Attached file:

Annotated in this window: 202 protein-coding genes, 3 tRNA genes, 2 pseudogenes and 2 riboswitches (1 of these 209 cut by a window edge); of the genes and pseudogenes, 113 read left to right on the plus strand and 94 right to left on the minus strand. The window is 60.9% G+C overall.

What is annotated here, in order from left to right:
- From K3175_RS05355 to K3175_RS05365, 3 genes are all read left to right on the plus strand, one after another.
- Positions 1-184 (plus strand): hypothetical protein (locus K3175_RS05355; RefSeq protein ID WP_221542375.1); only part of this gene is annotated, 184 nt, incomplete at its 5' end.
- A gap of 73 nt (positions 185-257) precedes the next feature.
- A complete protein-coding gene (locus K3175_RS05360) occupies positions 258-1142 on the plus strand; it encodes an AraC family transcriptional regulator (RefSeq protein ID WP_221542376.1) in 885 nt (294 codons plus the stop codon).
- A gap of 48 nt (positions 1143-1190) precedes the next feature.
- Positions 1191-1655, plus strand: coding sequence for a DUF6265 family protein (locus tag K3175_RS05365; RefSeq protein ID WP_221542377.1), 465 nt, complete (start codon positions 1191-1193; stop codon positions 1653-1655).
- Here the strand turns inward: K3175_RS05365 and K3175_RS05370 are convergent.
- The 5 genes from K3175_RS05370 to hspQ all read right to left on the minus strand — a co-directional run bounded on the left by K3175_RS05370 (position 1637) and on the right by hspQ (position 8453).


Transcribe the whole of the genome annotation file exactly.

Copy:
Annotated in this window: 202 protein-coding genes, 3 tRNA genes, 2 pseudogenes and 2 riboswitches (1 of these 209 cut by a window edge); of the genes and pseudogenes, 113 read left to right on the plus strand and 94 right to left on the minus strand. The window is 60.9% G+C overall.

What is annotated here, in order from left to right:
- From K3175_RS05355 to K3175_RS05365, 3 genes are all read left to right on the plus strand, one after another.
- Positions 1-184 (plus strand): hypothetical protein (locus K3175_RS05355; RefSeq protein ID WP_221542375.1); only part of this gene is annotated, 184 nt, incomplete at its 5' end.
- A gap of 73 nt (positions 185-257) precedes the next feature.
- A complete protein-coding gene (locus K3175_RS05360) occupies positions 258-1142 on the plus strand; it encodes an AraC family transcriptional regulator (RefSeq protein ID WP_221542376.1) in 885 nt (294 codons plus the stop codon).
- A gap of 48 nt (positions 1143-1190) precedes the next feature.
- Positions 1191-1655, plus strand: coding sequence for a DUF6265 family protein (locus tag K3175_RS05365; RefSeq protein ID WP_221542377.1), 465 nt, complete (start codon positions 1191-1193; stop codon positions 1653-1655).
- Here the strand turns inward: K3175_RS05365 and K3175_RS05370 are convergent.
- The 5 genes from K3175_RS05370 to hspQ all read right to left on the minus strand — a co-directional run bounded on the left by K3175_RS05370 (position 1637) and on the right by hspQ (position 8453).